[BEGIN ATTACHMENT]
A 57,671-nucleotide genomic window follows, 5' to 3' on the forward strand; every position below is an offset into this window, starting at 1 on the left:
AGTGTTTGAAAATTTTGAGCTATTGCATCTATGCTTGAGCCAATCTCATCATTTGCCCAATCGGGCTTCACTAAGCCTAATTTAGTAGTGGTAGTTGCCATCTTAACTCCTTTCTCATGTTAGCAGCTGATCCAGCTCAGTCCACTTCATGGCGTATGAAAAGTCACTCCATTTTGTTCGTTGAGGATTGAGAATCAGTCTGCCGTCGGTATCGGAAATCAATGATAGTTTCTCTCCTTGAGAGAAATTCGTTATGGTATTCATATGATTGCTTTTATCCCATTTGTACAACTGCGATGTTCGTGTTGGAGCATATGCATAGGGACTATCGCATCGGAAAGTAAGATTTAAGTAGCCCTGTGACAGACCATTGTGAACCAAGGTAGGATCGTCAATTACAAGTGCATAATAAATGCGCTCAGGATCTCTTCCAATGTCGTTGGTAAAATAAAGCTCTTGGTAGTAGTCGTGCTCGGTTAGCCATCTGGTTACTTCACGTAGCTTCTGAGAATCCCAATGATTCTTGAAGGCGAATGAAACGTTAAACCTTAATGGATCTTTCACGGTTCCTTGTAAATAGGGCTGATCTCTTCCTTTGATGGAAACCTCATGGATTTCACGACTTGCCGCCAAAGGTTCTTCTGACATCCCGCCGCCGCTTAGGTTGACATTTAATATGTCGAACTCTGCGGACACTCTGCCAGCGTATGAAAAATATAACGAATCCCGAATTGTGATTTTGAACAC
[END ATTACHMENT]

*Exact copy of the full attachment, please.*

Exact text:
A 57,671-nucleotide genomic window follows, 5' to 3' on the forward strand; every position below is an offset into this window, starting at 1 on the left:
AGTGTTTGAAAATTTTGAGCTATTGCATCTATGCTTGAGCCAATCTCATCATTTGCCCAATCGGGCTTCACTAAGCCTAATTTAGTAGTGGTAGTTGCCATCTTAACTCCTTTCTCATGTTAGCAGCTGATCCAGCTCAGTCCACTTCATGGCGTATGAAAAGTCACTCCATTTTGTTCGTTGAGGATTGAGAATCAGTCTGCCGTCGGTATCGGAAATCAATGATAGTTTCTCTCCTTGAGAGAAATTCGTTATGGTATTCATATGATTGCTTTTATCCCATTTGTACAACTGCGATGTTCGTGTTGGAGCATATGCATAGGGACTATCGCATCGGAAAGTAAGATTTAAGTAGCCCTGTGACAGACCATTGTGAACCAAGGTAGGATCGTCAATTACAAGTGCATAATAAATGCGCTCAGGATCTCTTCCAATGTCGTTGGTAAAATAAAGCTCTTGGTAGTAGTCGTGCTCGGTTAGCCATCTGGTTACTTCACGTAGCTTCTGAGAATCCCAATGATTCTTGAAGGCGAATGAAACGTTAAACCTTAATGGATCTTTCACGGTTCCTTGTAAATAGGGCTGATCTCTTCCTTTGATGGAAACCTCATGGATTTCACGACTTGCCGCCAAAGGTTCTTCTGACATCCCGCCGCCGCTTAGGTTGACATTTAATATGTCGAACTCTGCGGACACTCTGCCAGCGTATGAAAAATATAACGAATCCCGAATTGTGATTTTGAACAC